Concrete-pumping behemoth quietly operates out of Denver, expands in United Kingdom

Brundage-Bone, which operates in 80 cities across the country, has been based in Denver since 1983.

When Dale Bone and Jack Brundage started their concrete pumping service in Denver in 1983, they had two pumps, and Bone’s nephew was their only employee. But the young businessmen had a taste for acquisitions, and they began expanding beyond Colorado almost immediately.

The growth continued over more than three decades, and despite a rough patch that came with the Great Recession, Brundage-Bone today calls itself the largest concrete pumping company in the world. The Denver Post was unable to confirm this claim, but Brundage-Bone is certainly big and expanding internationally, and its appetite hasn’t diminished.

The company has more than $200 million in revenue and nearly 1,000 employees, said chief executive Bruce Young. It operates in 20 states and 80 cities across the country. The company has been making acquisitions in the United Kingdom, and in June expanded its reach there when it bought St. Helens, England-based Reilly Concrete Pumping, bringing Brundage-Bone’s market share in the U.K. to 30 percent. It’s in every U.K. country but Northern Ireland.

Brundage-Bone laid down the concrete for the Pepsi Center, Coors Field, Mile High Stadium, Denver International Airport and high-rises across metro Denver. Fifty-five percent of Brundage-Bone’s business comes from commercial projects, Young said.

The company expanded quickly in the early days, Bone said. A year after its founding, Brundage-Bone expanded its operation into Dallas. The following year, it had acquired a concrete pumping company in Seattle. The company would continue to make acquisitions like these in the coming decades, extending their reach across the Southwest and West Coast.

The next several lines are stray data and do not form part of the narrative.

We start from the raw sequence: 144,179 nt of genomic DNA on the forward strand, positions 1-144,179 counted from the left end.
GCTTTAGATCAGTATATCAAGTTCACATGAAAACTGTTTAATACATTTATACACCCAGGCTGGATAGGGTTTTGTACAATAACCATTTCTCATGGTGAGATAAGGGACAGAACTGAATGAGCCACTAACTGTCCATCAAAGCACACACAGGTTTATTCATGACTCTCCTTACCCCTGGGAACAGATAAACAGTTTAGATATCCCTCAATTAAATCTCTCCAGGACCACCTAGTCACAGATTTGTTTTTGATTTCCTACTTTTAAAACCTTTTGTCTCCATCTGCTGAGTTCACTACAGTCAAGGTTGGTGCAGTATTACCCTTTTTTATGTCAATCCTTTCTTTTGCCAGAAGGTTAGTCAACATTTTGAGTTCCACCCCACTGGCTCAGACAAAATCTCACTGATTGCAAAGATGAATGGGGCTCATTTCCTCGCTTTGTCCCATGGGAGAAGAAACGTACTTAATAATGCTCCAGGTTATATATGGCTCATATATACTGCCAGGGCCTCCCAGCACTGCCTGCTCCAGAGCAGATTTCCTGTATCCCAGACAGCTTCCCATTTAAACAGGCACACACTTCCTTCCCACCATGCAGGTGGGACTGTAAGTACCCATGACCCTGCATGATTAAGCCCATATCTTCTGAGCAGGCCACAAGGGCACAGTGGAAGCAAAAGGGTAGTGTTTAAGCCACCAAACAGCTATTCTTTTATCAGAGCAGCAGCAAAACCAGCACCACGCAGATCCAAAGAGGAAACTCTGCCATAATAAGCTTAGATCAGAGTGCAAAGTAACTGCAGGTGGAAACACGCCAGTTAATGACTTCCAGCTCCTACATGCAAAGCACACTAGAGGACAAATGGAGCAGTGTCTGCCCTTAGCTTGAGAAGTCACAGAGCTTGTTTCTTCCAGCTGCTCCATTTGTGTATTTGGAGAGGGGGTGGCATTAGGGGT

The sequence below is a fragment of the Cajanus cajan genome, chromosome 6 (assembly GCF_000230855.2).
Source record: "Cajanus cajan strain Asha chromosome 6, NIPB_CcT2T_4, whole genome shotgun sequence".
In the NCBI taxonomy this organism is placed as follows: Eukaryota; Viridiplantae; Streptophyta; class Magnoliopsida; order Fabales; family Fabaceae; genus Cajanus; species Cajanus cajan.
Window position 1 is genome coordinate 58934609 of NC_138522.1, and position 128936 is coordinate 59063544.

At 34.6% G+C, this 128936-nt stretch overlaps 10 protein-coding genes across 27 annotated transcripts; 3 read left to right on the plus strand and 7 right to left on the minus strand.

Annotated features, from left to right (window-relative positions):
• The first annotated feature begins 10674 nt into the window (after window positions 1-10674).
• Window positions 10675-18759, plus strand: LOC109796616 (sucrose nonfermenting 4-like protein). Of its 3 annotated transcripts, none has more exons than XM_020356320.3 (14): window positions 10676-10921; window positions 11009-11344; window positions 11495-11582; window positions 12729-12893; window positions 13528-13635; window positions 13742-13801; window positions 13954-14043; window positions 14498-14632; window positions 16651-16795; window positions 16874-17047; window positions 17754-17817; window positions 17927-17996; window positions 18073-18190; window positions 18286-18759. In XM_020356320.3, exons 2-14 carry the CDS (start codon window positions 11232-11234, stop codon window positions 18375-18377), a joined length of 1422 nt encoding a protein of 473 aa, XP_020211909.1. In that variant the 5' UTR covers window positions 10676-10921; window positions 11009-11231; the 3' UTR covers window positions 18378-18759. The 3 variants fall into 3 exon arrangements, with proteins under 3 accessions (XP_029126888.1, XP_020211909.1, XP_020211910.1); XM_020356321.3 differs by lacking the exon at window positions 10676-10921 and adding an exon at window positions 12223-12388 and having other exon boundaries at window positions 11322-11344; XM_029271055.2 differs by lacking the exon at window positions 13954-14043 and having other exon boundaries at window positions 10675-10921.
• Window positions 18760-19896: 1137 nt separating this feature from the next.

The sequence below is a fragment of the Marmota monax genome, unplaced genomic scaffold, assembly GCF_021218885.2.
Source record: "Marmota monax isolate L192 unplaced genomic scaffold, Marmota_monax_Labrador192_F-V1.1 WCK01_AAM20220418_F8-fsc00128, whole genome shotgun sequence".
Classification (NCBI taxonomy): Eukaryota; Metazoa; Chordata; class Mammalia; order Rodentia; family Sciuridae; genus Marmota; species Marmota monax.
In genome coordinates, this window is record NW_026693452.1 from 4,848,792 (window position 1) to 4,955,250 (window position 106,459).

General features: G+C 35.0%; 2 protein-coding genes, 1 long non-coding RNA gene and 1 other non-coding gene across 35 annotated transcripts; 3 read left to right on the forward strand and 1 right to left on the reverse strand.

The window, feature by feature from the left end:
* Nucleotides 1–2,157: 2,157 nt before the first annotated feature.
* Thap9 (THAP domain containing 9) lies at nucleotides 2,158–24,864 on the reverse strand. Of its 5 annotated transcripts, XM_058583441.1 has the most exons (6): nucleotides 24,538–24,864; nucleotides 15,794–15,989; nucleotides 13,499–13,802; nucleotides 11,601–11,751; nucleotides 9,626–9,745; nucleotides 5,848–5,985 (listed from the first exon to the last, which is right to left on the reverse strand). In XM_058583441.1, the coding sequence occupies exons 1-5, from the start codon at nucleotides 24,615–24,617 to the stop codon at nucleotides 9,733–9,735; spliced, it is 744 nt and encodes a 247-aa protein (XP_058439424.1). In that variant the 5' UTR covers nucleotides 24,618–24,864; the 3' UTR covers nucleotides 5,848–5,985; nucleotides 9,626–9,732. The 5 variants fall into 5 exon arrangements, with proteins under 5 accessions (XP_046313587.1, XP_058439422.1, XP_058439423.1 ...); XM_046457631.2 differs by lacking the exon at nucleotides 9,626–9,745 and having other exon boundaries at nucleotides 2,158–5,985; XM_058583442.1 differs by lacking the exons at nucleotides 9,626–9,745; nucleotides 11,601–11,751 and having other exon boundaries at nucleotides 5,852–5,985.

Bone, now 74, retired in 2008. He attributed taking risks on new concrete pumping technologies like the crane-like boom pump as one of the biggest factors of Brundage-Bone’s growth.

“When we first started concrete pumping, using boom pumps was just starting to be a more accepted system,” Bone said. “At that time no more than 20 percent of the concrete being laid down was being moved that way. Today, it’s probably somewhere between 75 and 80 percent. It’s so much faster and more efficient. We put everything on the line, and we grew so fast because we put it out there.”

Before pumps were commonplace, concrete placing companies were moving concrete through wheelbarrows and motorized buggies, Bone said. They could move a yard of concrete in two to three minutes. With boom pumps, it’s exponentially faster.

Bone also said Brundage-Bone’s loyal team greatly affected its expansion. Many workers have been with the company for 30 years, he said. Young has been with Brundage-Bone since 1985.

ittle about the company’s headquarters just off East 64th Street, about 5 miles north of downtown, gives away its size. Aside from a few large trucks parked behind the building, each one equipped with an equally large orange boom pump on its back, there’s nothing out of the ordinary.

“We’re a very small part of a project; concrete pumping could be a 1 percent cost of the project. We’re probably not that well known, but the importance of what we do is that we’re the go between the concrete truck and the finishing crew,” Young said. “If our function fails, the rest of the project doesn’t happen.”

Although Brundage-Bone continues to grow — Young said the company plans to extend its reach in the South in the coming years — it took a major hit during the recession. The company filed for Chapter 11 bankruptcy and was bought out by a Los Angeles-based investment company in 2014.

“I never doubted the company would make it through that and come out stronger,” Young said. “It created more discipline for us than anything we’d been through, and it actually made us a better business.”